Higher Education Quick Takes

Quick Takes

May 13, 2014

Minority enrollments in law schools showed only modest gains in the last decade, rising from 20.6 percent in 2003 to 25.8 percent in 2012, according to an analysis in The National Law Journal. The figures for black students were particularly stagnated, increasing only from 6.9 percent to 7.5 percent during that time period.

May 13, 2014

A Texas House panel on Monday took the first step toward impeaching a University of Texas regent for what critics say was abuse of his power in trying to oust the president of the university system's flagship campus, the Associated Press reported. The House Select Committee on Transparency in State Agency Operations voted 7-1 on an impeachment motion against Wallace Hall, a Dallas businessman who has aggressively criticized and sought the removal of William Powers, UT-Austin's president. A report prepared for the House panel said that Hall may have violated state law, which he denies.

May 13, 2014

In today's Academic Minute, Yehuda Ben-Shahar, assistant professor of biology at Washington University in St. Louis, explains the role of RNA. Learn more about the Academic Minute here.

 

May 13, 2014

The National Labor Relations Board took the expected next step Monday in its consideration of whether scholarship football players at private colleges can unionize. The labor board invited briefs from interested parties on whether the March 26 decision by the director of the board's Midwest region backing the right of the players to bargain collectively. The national board stayed the regional office's decision and has impounded the ballots of the April 25 vote by the players. The NLRB's invitation for briefs can be viewed here.

May 13, 2014

A Harvard University student group dropped its plans to re-enact a Satanic "black mass" Monday evening. But a New York City Satanic group announced plans to hold the event off campus Monday night after the student group ended plans to co-sponsor the event on campus. Whether the event took place was unclear. Employees of the lounge where the event was said to be taking place told The Boston Globe that some people were drinking at a bar and no rituals were being performed. But other reports in The Harvard Crimson and on social media said that later Monday night, some form of a black mass did take place at the lounge. The Harvard student group originally involved did not respond to an email seeking clarification.

Earlier Monday, Harvard President Drew Faust issued a statement condemning the planned event, but refusing to ban it. "[E]ven as we permit expression of the widest range of ideas, we must also take responsibility for debating and challenging expression with which we profoundly disagree," Faust said. "The 'black mass' had its historical origins as a means of denigrating the Catholic Church; it mocks a deeply sacred event in Catholicism, and is highly offensive to many in the Church and beyond. The decision by a student club to sponsor an enactment of this ritual is abhorrent; it represents a fundamental affront to the values of inclusion, belonging and mutual respect that must define our community. It is deeply regrettable that the organizers of this event, well aware of the offense they are causing so many others, have chosen to proceed with a form of expression that is so flagrantly disrespectful and inflammatory."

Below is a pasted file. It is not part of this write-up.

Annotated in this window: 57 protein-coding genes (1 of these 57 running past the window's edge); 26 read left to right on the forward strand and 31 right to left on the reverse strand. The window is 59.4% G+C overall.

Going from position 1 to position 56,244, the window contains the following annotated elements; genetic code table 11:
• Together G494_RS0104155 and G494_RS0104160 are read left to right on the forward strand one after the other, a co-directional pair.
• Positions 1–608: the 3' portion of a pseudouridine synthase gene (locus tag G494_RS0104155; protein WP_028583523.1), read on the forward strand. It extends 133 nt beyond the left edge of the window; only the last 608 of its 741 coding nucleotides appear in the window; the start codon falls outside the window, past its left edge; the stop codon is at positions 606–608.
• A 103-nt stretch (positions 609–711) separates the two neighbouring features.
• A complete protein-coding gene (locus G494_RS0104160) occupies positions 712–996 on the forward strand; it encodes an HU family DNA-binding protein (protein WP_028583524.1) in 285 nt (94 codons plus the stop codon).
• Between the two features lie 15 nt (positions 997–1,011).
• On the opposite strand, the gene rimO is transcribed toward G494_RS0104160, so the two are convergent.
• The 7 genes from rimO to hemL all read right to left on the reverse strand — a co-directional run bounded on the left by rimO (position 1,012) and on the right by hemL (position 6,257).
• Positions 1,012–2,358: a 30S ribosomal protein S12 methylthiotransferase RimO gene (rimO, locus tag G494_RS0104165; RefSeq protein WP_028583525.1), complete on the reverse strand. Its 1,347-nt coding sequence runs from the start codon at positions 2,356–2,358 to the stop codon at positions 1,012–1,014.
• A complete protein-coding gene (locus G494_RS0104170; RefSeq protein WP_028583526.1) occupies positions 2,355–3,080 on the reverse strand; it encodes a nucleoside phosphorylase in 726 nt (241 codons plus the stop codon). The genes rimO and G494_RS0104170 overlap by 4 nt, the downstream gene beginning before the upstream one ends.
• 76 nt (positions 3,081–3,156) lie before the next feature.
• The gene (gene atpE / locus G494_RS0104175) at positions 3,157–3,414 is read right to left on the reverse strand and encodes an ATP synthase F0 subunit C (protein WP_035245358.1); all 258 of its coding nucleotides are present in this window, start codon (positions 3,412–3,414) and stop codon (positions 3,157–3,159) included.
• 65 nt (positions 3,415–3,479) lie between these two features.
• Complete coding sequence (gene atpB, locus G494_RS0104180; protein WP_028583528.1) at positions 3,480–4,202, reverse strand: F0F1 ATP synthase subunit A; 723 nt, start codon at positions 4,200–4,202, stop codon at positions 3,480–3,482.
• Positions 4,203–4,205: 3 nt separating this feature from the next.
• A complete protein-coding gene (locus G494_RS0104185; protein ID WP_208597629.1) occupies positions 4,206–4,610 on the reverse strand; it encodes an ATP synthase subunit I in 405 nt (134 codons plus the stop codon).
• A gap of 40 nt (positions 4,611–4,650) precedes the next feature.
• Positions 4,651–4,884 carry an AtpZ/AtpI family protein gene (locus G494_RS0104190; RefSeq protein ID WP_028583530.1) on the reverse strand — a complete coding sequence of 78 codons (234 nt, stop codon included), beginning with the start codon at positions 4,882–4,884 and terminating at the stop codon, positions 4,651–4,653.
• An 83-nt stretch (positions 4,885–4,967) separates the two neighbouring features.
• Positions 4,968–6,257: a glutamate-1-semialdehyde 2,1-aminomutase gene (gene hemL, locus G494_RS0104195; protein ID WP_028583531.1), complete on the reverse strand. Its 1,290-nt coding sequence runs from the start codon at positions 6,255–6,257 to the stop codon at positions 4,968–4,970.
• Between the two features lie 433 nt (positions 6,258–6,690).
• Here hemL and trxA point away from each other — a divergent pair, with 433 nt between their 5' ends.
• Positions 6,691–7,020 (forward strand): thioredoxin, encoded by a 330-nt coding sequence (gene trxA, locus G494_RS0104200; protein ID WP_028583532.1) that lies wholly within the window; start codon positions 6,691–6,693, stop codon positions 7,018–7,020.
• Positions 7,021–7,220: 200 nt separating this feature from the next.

She added that she would not bar the event. "Nevertheless, consistent with the university’s commitment to free expression, including expression that may deeply offend us, the decision to proceed is and will remain theirs. At the same time, we will vigorously protect the right of others to respond — and to address offensive expression with expression of their own."

 

May 13, 2014

Syracuse University is planning to fire a tenured professor over an affair with a student whom he taught. A memo to faculty members from Chancellor Kent Syverud did not name the faculty member, but described the situation this way: "When completed, the process, as stipulated by the university’s faculty manual, could result in the faculty member’s termination and revocation of tenure. If this were to occur, I believe it would be the first time in decades a tenured professor here has been terminated through this process. Last year, the university brought forth charges based on this faculty member’s alleged violation of the consensual relationships provision of the Policy on Inappropriate Conduct by Faculty Members and the University Code of Ethical Conduct. Specifically, this faculty member allegedly engaged in a consensual romantic relationship with an undergraduate student whom the faculty member taught during the relationship. I just want you to know we are following the established procedure to address this matter. The final step in the process is currently underway and I will update you upon its conclusion."

 

May 12, 2014

In today’s Academic Minute, Bruce Peabody, professor of political science at Fairleigh Dickinson University, discusses trends that relate to our understanding of heroism in America. Learn more about the Academic Minute here.

 

May 12, 2014